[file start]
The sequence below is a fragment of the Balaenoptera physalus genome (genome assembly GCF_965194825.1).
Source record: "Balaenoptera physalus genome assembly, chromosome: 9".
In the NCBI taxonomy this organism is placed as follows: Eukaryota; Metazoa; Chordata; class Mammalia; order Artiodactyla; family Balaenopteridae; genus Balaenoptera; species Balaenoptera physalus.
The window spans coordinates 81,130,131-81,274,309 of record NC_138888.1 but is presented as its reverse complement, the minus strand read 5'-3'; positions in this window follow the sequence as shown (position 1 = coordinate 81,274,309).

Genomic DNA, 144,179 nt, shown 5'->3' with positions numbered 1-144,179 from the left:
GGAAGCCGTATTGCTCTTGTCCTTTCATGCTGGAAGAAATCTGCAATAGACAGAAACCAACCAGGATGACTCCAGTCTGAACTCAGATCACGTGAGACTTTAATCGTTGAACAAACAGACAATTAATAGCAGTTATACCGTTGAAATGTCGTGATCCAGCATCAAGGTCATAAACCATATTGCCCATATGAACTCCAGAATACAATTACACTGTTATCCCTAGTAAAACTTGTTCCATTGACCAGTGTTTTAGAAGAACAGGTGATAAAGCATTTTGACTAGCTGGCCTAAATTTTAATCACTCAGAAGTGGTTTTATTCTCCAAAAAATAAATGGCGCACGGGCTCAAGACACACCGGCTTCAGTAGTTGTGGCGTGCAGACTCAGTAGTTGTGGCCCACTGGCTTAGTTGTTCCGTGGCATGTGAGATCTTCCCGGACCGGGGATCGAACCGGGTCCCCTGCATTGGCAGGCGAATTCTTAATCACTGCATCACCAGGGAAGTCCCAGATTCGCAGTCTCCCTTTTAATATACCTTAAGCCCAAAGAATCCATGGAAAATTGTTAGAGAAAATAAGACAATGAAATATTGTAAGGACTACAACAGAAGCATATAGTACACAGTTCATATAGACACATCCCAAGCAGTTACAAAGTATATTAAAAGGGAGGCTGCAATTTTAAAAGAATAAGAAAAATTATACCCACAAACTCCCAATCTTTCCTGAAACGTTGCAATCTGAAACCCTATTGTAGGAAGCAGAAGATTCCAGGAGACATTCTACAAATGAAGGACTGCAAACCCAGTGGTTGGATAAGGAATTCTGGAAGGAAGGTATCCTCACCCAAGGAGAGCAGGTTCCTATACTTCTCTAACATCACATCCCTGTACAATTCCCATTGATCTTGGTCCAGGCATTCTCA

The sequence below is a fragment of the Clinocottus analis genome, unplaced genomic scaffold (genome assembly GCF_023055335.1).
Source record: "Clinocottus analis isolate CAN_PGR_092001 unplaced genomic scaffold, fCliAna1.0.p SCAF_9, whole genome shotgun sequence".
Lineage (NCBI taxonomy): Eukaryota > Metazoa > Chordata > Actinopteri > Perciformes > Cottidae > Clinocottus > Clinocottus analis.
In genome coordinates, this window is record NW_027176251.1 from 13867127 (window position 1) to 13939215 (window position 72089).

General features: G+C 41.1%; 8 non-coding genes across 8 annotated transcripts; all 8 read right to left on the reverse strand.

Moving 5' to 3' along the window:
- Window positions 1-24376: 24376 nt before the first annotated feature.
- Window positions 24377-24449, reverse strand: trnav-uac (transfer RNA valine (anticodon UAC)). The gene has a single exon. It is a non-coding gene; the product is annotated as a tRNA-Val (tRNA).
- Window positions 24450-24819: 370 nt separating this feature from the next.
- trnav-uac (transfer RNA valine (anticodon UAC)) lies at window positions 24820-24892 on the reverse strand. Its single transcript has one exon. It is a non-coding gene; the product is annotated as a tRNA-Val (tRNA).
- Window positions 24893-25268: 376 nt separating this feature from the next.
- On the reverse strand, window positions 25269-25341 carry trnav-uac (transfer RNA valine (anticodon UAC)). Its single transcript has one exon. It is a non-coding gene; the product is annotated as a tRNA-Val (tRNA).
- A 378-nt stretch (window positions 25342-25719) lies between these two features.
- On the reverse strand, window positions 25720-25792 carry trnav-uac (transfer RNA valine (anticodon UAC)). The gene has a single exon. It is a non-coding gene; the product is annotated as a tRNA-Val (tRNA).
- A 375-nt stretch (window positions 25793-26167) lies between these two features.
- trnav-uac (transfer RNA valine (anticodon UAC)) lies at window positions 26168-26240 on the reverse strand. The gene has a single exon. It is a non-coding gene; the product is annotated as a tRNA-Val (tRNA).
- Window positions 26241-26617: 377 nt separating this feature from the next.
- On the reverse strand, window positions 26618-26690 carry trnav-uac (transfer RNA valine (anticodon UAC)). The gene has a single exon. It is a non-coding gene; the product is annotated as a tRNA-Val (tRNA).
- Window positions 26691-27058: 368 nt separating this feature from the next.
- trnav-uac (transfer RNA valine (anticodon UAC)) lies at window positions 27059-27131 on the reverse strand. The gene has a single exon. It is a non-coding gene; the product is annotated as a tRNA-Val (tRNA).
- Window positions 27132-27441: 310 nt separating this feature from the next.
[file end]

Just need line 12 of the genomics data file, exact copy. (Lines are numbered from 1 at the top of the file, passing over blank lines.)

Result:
Moving 5' to 3' along the window: